To eat less is not a strategy to lose weight for many among us. It is survival. It is saving the food you would eat so your children can eat. And, in addition to the reality that this type of weight loss leads to weight gain, it is also a tragedy that hunger is all too present among us.
A few years ago I was in Chicago on a blustery Spring day to meet top executives of America’s Second Harvest. Now called Feeding America it is a premiere resource to feed the hungry in America. According to the latest data, in the majority of states one in six kids is “food insecure” – parents don’t know where their child’s next meal is coming from.
Feeding America, and Ramona
Feeding America is the largest network of food banks in the nation. Receiving donated food from major food manufacturers and grocery store chains, as well as supporting scores of food drives, it feeds those who would otherwise go hungry. For many on food stamps, it supplements an otherwise meager cupboard.
I got a chance to talk to Ramona when I was in Feeding America’s conference room. She was a bright and cheery woman in her mid-forty’s. She now worked at Feeding America, but she used to be one of it’s recipients. Her story touched me deeply.
Back then Ramona was a single mother with three children, two of them pre-school age. She worked two jobs in South Chicago to support her family. Despite her mother’s advanced diabetes, she would take the bus over to watch the kids while Ramona worked. On days when mom was too sick to come over, Ramona either had to skip work at her minimum wage jobs, or her oldest daughter had to stay home from second grade to watch the other two.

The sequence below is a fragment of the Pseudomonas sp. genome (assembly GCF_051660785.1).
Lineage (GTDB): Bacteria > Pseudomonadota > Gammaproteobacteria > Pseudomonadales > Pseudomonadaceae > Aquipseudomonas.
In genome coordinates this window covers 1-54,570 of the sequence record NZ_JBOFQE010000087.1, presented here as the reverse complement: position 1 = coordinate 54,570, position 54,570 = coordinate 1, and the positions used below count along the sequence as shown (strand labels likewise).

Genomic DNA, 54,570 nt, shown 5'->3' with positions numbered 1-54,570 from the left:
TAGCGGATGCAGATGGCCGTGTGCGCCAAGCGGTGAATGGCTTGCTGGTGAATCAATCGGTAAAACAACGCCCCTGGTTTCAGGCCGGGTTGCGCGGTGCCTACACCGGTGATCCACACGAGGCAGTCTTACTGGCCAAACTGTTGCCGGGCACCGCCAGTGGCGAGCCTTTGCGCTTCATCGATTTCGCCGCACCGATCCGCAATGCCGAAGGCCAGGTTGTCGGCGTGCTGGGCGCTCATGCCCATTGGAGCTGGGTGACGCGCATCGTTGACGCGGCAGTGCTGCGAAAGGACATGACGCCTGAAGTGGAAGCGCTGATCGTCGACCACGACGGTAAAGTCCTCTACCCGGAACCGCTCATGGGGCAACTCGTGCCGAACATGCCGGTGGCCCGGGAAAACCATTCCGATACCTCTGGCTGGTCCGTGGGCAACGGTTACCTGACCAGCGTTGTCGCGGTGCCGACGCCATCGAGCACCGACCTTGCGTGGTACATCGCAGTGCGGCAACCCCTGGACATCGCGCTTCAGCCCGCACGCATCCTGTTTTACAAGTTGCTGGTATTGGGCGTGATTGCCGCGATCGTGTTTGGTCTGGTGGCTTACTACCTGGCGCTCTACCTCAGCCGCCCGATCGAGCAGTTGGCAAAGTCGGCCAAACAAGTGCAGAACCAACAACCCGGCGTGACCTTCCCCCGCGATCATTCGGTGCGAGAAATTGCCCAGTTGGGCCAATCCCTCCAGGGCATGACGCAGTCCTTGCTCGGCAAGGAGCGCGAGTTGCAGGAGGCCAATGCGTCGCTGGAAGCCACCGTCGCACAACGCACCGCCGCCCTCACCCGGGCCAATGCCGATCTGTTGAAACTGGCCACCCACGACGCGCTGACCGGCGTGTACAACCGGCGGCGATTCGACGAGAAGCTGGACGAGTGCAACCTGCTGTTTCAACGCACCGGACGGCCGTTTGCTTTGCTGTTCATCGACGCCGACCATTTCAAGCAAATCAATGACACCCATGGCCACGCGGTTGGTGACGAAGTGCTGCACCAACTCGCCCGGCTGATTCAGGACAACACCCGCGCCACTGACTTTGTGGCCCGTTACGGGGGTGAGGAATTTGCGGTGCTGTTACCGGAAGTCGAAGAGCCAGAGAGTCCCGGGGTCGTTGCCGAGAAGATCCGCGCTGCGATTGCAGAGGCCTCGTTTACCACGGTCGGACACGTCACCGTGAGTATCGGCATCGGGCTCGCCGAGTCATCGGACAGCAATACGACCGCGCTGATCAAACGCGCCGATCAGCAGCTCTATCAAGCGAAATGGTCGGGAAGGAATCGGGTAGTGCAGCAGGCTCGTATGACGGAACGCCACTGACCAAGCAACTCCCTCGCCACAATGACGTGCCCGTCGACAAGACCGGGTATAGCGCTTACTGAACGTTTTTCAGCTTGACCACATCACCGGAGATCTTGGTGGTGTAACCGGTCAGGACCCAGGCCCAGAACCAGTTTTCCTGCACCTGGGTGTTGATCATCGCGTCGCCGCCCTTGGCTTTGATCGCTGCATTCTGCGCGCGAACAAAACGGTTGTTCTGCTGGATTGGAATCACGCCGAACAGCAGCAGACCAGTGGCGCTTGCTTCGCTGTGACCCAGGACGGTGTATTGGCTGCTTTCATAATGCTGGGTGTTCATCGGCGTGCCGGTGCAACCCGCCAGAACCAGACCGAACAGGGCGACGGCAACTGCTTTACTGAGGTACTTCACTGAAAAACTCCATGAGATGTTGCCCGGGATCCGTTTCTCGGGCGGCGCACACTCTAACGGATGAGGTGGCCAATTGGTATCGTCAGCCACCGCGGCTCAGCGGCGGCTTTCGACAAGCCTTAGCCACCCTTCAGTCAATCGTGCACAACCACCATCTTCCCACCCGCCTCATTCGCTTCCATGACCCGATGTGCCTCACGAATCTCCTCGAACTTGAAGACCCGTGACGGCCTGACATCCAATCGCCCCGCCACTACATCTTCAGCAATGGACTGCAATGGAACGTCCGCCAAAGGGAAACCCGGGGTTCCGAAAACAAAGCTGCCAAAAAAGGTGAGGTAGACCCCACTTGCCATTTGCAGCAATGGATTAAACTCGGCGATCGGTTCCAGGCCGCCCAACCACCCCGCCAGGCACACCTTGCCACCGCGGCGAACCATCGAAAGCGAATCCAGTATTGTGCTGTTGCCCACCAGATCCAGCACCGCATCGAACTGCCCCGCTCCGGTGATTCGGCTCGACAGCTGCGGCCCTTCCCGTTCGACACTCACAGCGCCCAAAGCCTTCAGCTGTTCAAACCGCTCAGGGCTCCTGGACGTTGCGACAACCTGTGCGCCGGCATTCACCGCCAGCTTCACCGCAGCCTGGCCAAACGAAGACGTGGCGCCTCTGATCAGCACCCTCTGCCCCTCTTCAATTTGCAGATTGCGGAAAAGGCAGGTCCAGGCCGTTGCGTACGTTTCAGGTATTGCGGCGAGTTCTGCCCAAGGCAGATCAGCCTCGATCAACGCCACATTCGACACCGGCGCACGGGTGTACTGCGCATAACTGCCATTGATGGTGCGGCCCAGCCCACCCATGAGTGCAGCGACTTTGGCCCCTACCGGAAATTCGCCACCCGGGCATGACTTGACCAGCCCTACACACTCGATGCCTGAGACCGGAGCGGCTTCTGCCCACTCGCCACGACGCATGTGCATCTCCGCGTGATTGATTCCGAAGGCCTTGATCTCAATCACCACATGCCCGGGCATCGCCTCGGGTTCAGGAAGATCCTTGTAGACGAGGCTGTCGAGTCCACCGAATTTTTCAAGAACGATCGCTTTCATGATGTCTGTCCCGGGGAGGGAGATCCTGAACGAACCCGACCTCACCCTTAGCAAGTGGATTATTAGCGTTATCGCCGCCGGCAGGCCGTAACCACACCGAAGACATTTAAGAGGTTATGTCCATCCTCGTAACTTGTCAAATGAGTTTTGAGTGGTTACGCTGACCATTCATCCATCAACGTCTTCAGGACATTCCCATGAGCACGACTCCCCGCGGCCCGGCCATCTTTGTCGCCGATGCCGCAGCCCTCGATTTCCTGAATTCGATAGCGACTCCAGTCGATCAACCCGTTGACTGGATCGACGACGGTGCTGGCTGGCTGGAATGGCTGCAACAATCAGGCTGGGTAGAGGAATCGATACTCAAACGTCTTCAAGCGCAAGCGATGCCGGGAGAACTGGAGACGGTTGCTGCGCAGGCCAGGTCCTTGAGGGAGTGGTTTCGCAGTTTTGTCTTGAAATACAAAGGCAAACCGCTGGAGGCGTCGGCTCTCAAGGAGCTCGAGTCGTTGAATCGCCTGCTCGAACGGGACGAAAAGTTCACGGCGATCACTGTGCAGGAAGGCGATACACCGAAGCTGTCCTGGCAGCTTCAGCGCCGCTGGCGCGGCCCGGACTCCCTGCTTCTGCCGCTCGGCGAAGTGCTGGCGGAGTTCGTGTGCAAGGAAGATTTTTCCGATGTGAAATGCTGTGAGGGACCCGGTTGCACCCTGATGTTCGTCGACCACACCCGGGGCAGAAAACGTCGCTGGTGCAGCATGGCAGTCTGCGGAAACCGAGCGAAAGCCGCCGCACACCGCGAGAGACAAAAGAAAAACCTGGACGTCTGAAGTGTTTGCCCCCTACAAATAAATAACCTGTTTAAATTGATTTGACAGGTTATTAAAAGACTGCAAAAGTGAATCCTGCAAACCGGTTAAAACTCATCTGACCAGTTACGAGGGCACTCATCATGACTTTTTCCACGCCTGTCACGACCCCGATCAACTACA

She spoke of a day when mom had a doctors appointment and couldn’t come over until noon. Her oldest was already in school, but Ramona needed cash so badly that she couldn’t afford to take any time off work. So her neighbor across the hall said she would “look in on the little ones”. With no credit and no cash, to feed her kids Ramona felt she had no other choice. After all these years that wrenching decision still haunted her.
Ramona also took night classes working on her college degree in social work. It took her almost 12 years to get it done.
Starving to feed her kids
During this time, when the kids were still quite young, Ramona started getting extra food from the America’s Second Harvest (now Feeding America) food bank in her area. Many days, especially at the end of the month, before her next paycheck and after the food stamps were all gone, her supermarket “shopping” consisted of whatever was available at the food bank. Once a month it was the only food they had. When the food wouldn’t stretch, she didn’t eat.
All during this conversation with me Ramona was very mater-of-fact. Her dark eyes would peer into mine as she wanted me to understand the great pride she had that her kids were now doing so well at school.
Shopping for food at a food bank
Then she said something surprising. Knowing my background, and why I was there, she said,”You know, starving so your kids can eat is the surest way I know to gain weight.”